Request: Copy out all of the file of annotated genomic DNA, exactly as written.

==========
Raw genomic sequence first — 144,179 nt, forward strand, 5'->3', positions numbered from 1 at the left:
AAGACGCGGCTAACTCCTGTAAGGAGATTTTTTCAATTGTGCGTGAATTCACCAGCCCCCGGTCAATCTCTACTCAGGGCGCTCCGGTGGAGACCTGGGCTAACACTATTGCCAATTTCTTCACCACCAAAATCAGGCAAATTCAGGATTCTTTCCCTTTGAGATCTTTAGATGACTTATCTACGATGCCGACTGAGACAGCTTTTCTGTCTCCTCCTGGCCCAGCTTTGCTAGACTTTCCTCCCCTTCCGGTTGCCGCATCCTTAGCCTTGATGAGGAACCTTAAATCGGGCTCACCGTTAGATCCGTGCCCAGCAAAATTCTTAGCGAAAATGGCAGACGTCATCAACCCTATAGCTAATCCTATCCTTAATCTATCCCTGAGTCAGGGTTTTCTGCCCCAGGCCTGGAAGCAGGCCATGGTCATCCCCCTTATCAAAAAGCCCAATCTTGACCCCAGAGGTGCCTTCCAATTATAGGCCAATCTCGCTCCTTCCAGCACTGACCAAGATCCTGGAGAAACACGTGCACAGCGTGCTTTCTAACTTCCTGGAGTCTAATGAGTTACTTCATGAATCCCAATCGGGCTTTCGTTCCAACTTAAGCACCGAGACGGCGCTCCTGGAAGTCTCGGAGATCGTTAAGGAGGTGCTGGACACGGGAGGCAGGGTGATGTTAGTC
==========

Raw genomic sequence first — 144,179 nt, forward strand, 5'->3', positions numbered from 1 at the left:
AAGACGCGGCTAACTCCTGTAAGGAGATTTTTTCAATTGTGCGTGAATTCACCAGCCCCCGGTCAATCTCTACTCAGGGCGCTCCGGTGGAGACCTGGGCTAACACTATTGCCAATTTCTTCACCACCAAAATCAGGCAAATTCAGGATTCTTTCCCTTTGAGATCTTTAGATGACTTATCTACGATGCCGACTGAGACAGCTTTTCTGTCTCCTCCTGGCCCAGCTTTGCTAGACTTTCCTCCCCTTCCGGTTGCCGCATCCTTAGCCTTGATGAGGAACCTTAAATCGGGCTCACCGTTAGATCCGTGCCCAGCAAAATTCTTAGCGAAAATGGCAGACGTCATCAACCCTATAGCTAATCCTATCCTTAATCTATCCCTGAGTCAGGGTTTTCTGCCCCAGGCCTGGAAGCAGGCCATGGTCATCCCCCTTATCAAAAAGCCCAATCTTGACCCCAGAGGTGCCTTCCAATTATAGGCCAATCTCGCTCCTTCCAGCACTGACCAAGATCCTGGAGAAACACGTGCACAGCGTGCTTTCTAACTTCCTGGAGTCTAATGAGTTACTTCATGAATCCCAATCGGGCTTTCGTTCCAACTTAAGCACCGAGACGGCGCTCCTGGAAGTCTCGGAGATCGTTAAGGAGGTGCTGGACACGGGAGGCAGGGTGATGTTAGTC